The young dragon lady looked up officiously, coolly – challengingly? – from her seat of authority. “You will have to bring your bags in here to have them inspected,” she haughtily pronounced.

“Of course,” I smilingly responded. “We have six bags – I will need a worker and a cart to do that.” She glared at me. Her superior, a good-looking mustached man, thick eyebrows and pleasant face, tapped her shoulder and bent down to speak to her, quietly. She looked up and quite melted, even cowering a bit.  He turned to us…  “You may push the traffic light button over there on the post,” he said, “and if the light is green you may pass through.”  I laughed and exclaimed… “It’s a lottery!” I chirped gaily, smiling at him. I like to weave a pleasant tapestry with the Mexicans – they have a wonderful sense of humor and gaiety. “Yes! Exactly!” he exclaimed, and we all crossed our fingers as I timidly reached to push that button. “Yay!” I sang out, as it shone a lovely steady green. And we all clapped.  (I think he might have rigged it.)


shutterstock_79543867 mx man

Always brings a bit of angst, flying into a Mexican border crossing. The language, the paperwork… You better have your papers in order – you can never know for sure, what to expect. Rigid adherence and exaggerated insistence on fine details (your insurance form is almost out of date…)?  Or a laissez-faire attitude. It will depend on the heat, the numbers crossing, the mood. The officials are usually courteous and amiable, even helpful. But don’t let that fool you. They take their work very seriously. Often one must process through five desks with five officials – officials that staff their posts  with helpful but no-nonsense attitudes (each desk often tiresomely found in different  buildings) .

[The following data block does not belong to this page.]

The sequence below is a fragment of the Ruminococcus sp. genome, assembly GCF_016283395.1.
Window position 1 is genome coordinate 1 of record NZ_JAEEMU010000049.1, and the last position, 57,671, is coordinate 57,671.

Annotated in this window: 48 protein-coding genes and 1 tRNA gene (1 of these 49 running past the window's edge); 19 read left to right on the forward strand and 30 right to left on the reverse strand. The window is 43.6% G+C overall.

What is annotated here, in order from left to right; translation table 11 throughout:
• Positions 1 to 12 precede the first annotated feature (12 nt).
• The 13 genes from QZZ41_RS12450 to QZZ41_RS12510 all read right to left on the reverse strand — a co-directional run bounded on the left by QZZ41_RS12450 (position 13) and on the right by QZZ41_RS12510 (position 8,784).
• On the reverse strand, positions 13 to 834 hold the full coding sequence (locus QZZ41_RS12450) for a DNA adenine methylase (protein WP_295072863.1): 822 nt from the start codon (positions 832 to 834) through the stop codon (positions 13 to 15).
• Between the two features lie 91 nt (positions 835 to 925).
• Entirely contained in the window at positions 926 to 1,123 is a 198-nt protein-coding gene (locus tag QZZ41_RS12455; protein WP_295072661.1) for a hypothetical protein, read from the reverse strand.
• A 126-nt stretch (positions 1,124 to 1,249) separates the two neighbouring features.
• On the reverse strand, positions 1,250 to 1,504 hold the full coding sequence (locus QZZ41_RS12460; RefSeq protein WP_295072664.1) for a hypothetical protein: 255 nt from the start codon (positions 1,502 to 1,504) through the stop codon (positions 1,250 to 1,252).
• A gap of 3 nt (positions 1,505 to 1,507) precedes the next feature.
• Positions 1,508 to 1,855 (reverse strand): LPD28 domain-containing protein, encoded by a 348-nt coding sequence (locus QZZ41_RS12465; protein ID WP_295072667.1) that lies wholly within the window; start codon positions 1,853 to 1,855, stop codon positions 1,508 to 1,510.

The Mexican government is a huge employer of the Mexicans. In the USA, airports are arranged for the convenience of its pilots – their customers.  In Mexico – all is arranged for the convenience of the employee – a shock to the US pilot.  And the government, being the government, has an innate passion for paperwork, and whoops it up with rules and paper stamping. The Mexicans love to stamp papers. You’re not important unless you are the wielder of a rubber stamp. Thud, slap, thud, slap, thud, slap… uh-oh you missed a desk? Go back to that other building, find it, get that paper stamped by that other official. One of those fine, tiresome details. Quixotically, things change randomly.  For the workers, that can be a huffy ego thing.   Having been blind-sided by a rule change, they must pretend to know what’s correct. For the pilot, it’s exasperating.


And oh, yes, they do  indeed use a pseudo traffic light to decide if you get inspected or not!  Press a button – red means unload and open the bags, green means you get a pass. Everyone hopes for green, even the wokers. Nobody likes hoisting and dragging in the heat.  I was mighty glad to have passed.